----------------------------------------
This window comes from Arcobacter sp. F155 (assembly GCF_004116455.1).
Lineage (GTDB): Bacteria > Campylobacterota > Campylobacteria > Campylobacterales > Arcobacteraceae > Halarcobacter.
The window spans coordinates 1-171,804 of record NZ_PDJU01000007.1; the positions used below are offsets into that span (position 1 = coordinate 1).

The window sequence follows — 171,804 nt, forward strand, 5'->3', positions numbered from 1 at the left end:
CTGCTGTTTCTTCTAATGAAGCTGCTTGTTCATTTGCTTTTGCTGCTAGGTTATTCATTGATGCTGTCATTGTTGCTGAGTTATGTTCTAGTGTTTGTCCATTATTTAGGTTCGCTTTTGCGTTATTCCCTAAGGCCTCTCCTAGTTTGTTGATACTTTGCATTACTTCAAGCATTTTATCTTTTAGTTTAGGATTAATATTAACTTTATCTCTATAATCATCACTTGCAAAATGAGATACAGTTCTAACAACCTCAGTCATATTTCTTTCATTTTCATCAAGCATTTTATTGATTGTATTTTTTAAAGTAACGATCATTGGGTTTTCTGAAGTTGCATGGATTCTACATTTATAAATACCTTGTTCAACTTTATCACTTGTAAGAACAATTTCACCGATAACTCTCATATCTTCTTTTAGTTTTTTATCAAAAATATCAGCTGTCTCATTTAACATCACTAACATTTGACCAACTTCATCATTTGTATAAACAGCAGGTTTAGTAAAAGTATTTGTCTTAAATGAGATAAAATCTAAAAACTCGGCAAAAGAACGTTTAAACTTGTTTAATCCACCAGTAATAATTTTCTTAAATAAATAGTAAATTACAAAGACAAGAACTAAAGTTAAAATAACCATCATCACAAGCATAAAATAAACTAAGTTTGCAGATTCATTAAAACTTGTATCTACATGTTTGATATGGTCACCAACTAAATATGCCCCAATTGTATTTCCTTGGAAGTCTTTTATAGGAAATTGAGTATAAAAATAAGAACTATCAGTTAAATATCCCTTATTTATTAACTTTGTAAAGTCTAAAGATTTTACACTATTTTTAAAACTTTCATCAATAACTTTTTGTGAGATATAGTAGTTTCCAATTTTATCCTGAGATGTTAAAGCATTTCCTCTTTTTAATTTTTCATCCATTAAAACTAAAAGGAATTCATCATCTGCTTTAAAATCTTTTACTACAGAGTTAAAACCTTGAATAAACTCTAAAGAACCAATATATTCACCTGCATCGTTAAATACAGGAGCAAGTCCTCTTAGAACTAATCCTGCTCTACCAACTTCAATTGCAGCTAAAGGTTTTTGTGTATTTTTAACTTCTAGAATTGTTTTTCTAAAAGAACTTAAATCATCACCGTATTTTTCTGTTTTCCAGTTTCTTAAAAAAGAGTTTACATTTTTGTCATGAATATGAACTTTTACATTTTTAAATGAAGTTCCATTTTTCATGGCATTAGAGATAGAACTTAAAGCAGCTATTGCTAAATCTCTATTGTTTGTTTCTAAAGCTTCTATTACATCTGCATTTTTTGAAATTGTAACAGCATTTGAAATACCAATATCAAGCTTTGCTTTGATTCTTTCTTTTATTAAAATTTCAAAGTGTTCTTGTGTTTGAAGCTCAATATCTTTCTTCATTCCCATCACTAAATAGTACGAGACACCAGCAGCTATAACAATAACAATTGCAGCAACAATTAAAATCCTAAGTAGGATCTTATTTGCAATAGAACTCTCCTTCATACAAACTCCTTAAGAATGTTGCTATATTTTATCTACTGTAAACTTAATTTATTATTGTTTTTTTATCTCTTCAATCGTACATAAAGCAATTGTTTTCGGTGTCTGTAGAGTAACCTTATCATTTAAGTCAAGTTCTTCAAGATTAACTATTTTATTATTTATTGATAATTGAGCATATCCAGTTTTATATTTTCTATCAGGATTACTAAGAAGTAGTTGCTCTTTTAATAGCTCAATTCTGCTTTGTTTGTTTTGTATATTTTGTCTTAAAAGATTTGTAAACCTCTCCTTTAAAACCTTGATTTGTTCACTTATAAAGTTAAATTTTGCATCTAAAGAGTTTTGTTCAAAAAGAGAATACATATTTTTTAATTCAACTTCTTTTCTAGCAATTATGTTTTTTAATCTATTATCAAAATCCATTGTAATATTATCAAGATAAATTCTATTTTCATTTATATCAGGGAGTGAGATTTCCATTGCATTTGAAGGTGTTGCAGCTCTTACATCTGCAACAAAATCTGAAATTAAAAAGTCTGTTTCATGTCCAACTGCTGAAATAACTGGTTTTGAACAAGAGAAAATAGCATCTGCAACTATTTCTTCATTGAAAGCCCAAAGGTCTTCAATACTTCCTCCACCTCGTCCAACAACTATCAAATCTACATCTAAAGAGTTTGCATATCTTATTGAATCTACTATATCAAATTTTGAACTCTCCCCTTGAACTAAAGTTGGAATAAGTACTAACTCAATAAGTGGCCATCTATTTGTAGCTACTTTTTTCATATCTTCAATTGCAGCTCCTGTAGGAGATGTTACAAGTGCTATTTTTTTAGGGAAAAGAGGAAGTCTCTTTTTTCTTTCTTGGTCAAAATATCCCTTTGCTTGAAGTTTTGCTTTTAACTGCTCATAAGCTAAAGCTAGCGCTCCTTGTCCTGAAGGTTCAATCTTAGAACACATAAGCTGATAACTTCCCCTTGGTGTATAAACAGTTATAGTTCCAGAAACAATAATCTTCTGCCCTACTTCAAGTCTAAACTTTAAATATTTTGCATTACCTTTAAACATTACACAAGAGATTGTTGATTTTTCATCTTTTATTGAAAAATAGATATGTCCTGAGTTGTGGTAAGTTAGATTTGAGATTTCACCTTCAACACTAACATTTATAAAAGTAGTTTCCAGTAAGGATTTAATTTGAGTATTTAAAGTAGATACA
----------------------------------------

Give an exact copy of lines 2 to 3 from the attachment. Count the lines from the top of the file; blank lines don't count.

Lineage (GTDB): Bacteria > Campylobacterota > Campylobacteria > Campylobacterales > Arcobacteraceae > Halarcobacter.
The window spans coordinates 1-171,804 of record NZ_PDJU01000007.1; the positions used below are offsets into that span (position 1 = coordinate 1).